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Anemia is a condition in which blood has a lower than-normal amount of red blood cells or hemoglobin. Anemia in pregnancy is a decrease in the total red blood cells or hemoglobin in the blood
Anaemia is the most common complication of pregnancy in sub-Saharan Africa. It is a diminution below normal of the total circulating haemoglobin mass.
World Health Organization definition of anaemia:
- Haemoglobin concentration less than 11 g/dL or a hematocrit less than 33% in peripheral blood
For practical purposes in developing and tropical countries a haemoglobin concentration of 10 g/dL or hematocrit of 30% is taken as cut off. Below these levels there may be adverse fetal and maternal outcomes:
- Mild- PCV 25-29%
- Moderate- PCV 20-24%
- Severe- PCV <20%
This varies and depends on the severity. It may be asymptomatic or symptomatic
- Generalised weakness
- Easy fatigability
- Dyspnea on mild exertion
- Ankle swelling
- Jaundice may or may not be present
- Pedal edema
- Haemic murmurs
- Systolic hypertension, edema and albuminuria
- There may, or may not be clinical evidence of causative pathology
- Sickle cell facies, urinary tract symptoms, etc.
- Hepatomegaly: not invariable
- Splenomegaly: not invariable
- Anaemic heart failure in extreme cases
- Nutritional deficiencies: Iron, folic acid, protein, vitamin C; trace elements, and rarely vitamin B12
- Physiological demands of pregnancy
- Excessive red cell haemolysis as in malaria, haemoglobinopathies
- Infections: urinary tract infection, HIV/AIDS, Hookworm infestation
- Antepartum haemorrhage
- Bone marrow pathologies
- Miscellaneous: e.g. bleeding duodenal ulcer.
- Cardiac failure
- Reduced ability to tolerate blood loss at delivery
- Reduced ability to tolerate anaesthesia
- Diminished resistance to infection
- Preterm labour. Precipitate labour may occur
- Spontaneous abortion
- Intrauterine growth restriction.
- Intrauterine fetal death
- Still birth
- Risk of developing anaemia within 2 – 3 months of birth if mother suffered iron deficiency anaemia
- Haemoglobin concentration
- White blood cell count and differentials
- Blood picture
- Reticulocyte count
- Blood smear
- Midstream urine: microscopy, culture and sensitivity
- Stool analysis: ova, cysts, parasites, occult blood
- Group and cross-match blood
- Haemoglobin genotype
- Blood Group
- HIV screening.
- Urinalysis and culture.
- Ultrasound scan (e.g. of abdomen, pelvis).
- Bone marrow biopsy if bone marrow involvement is suspected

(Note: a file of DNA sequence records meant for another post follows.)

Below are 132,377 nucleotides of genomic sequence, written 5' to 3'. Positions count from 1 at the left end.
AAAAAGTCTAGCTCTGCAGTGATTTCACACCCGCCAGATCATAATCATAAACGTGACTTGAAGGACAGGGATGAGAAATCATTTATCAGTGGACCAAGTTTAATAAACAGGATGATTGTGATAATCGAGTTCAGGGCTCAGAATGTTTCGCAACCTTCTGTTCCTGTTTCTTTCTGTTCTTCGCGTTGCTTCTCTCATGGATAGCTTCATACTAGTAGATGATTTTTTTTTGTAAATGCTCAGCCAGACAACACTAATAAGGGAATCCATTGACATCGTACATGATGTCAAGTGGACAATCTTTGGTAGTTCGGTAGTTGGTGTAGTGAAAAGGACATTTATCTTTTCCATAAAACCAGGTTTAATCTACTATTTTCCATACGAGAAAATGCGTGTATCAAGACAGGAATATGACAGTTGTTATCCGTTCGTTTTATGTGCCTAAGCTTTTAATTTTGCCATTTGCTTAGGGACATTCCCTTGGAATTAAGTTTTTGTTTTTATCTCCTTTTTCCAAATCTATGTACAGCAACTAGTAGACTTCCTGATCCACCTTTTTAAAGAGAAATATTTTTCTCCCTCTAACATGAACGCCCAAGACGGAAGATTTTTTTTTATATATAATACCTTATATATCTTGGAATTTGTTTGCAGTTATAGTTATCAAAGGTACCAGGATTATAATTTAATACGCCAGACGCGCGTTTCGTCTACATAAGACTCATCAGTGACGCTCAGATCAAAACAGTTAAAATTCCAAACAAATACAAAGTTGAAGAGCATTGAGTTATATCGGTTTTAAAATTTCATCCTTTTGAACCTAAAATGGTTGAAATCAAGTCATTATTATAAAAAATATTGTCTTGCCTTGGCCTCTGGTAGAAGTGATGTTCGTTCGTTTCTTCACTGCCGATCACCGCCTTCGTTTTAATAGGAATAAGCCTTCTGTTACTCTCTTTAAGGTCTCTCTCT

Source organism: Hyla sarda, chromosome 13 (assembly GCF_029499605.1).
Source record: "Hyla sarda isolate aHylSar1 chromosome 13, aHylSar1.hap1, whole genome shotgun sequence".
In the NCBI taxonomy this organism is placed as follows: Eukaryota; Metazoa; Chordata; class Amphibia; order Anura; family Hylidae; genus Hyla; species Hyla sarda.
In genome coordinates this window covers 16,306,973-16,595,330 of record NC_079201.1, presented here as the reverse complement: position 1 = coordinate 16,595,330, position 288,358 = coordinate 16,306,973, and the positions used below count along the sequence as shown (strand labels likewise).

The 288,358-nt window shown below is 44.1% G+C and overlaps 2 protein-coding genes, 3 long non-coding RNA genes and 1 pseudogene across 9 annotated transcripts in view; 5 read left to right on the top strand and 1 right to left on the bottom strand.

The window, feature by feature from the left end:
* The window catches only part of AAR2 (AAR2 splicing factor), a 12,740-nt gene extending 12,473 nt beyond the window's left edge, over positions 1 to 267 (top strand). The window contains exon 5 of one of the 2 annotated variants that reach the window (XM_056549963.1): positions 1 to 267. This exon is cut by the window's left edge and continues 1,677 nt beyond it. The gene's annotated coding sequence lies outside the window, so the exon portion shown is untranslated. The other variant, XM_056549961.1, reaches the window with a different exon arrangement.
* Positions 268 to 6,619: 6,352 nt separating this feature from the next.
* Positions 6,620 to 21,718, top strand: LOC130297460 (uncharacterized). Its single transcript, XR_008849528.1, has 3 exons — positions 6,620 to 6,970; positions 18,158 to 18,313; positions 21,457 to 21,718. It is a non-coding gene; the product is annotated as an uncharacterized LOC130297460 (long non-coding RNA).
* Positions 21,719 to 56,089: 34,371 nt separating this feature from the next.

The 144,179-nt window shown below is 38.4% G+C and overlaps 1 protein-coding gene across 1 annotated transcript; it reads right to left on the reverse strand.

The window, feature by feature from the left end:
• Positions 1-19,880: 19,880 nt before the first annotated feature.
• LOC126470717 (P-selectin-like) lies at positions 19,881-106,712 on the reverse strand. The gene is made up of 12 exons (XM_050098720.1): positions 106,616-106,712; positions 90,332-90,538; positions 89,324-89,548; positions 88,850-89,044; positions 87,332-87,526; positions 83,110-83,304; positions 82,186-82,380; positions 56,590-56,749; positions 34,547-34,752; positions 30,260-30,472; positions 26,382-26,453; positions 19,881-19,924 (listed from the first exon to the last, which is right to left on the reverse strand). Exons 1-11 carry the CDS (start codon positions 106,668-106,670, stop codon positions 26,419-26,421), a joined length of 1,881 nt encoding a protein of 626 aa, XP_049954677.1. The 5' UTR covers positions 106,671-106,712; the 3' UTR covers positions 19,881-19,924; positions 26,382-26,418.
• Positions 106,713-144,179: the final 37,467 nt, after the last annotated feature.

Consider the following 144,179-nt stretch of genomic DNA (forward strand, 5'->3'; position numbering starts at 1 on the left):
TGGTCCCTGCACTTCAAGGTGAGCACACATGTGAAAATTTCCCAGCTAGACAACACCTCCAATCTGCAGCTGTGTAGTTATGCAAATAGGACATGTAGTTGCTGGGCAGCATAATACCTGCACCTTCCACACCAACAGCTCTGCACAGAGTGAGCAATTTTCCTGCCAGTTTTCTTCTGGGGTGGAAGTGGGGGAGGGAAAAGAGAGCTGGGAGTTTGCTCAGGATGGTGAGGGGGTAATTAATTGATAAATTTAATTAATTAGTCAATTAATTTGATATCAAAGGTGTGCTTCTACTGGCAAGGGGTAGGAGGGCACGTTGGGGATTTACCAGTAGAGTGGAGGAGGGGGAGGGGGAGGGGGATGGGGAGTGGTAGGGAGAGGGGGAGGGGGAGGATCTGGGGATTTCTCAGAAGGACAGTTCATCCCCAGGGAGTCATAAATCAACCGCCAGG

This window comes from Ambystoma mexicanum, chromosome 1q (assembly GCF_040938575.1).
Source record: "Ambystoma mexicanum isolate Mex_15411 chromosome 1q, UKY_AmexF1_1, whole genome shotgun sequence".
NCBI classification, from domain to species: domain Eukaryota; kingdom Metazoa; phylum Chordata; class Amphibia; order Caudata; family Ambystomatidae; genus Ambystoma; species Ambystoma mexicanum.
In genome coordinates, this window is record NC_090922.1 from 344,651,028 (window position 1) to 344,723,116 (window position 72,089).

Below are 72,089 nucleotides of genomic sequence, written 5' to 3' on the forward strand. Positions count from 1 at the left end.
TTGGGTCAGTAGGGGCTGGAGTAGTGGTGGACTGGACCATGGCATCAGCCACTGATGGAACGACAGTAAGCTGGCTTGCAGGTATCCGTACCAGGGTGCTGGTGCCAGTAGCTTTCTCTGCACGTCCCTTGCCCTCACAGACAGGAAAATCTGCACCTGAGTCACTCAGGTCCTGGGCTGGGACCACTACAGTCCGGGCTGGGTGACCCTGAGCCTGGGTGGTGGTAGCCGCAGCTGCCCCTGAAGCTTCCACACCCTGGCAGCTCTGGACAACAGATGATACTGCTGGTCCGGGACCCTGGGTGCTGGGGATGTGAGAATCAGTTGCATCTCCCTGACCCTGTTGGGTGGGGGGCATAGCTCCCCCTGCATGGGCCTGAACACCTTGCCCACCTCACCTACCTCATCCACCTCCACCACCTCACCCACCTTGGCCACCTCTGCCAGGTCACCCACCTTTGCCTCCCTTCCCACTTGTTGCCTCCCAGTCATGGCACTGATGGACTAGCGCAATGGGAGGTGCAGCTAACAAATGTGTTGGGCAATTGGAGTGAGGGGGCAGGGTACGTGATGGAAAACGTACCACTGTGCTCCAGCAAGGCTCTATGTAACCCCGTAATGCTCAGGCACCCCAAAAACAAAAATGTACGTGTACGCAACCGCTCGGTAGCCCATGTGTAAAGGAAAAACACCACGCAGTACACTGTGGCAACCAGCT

- Correct hematocrit.
- Treat underlying cause(s)
- Fetal surveillance:
- of growth and wellbeing to exclude IUGR and intrauterine asphyxia
Correction of hematocrit:
1. Oral haematinics
For mild and moderate anaemia –
- 200 mg daily and folic acid 5 mg daily
- Vitamin C (ascorbic acid)
100 mg three times daily.
2. Parenteral iron:
- Mild to moderate anaemia, near term
- Malabsorption of oral iron, or when it causes serious gastroenteritis
- Calculate haemoglobin deficit
- For each 1 g/dL deficit, 250 mg of iron dextran injection is required
- Additionally, 50% of the total calculated is added onto the deficit value to take care of the iron stores
- Administer by deep intramuscular injection into the gluteal muscle, by slow intravenous injection or by intravenous Infusion (after a
negative test dose)
- 250 mg daily; after a negative test dose of 25 mg
If the total calculated dose of iron dextran is less than 1,500 mg it can be given over 8 hours in one litre of sodium chloride 0.9%. If greater than 1,500 mg, it should be given in divided doses daily, not exceeding 1,500 mg/day
Antihistamine (chlorphenamine injection), epinephrine and hydrocortisone injection must be available:
- iron dextran could cause severe anaphylaxis
3. Blood transfusion
- Consider as from the 37 week for mild anaemia and from the 32 week for moderate anaemia
- Usually, packed cells under furosemide cover
- Severe anaemia irrespective of gestational age
- Cardiac failure
- Moderate anaemia detected in labour or during an abortion, or co-existing with other conditions such as sepsis, renal failure, haemorrhage or eclampsia
- Counselling on contraception; adequate spacing of pregnancies.
- Malaria prophylaxis in pregnancy.
- Chemoprophylaxis against helminthiasis.
- Prompt and appropriate treatment of febrile illnesses in pregnancy
- Improvement of the socioeconomic status of the people
- Provision of accessible and affordable maternity care facilities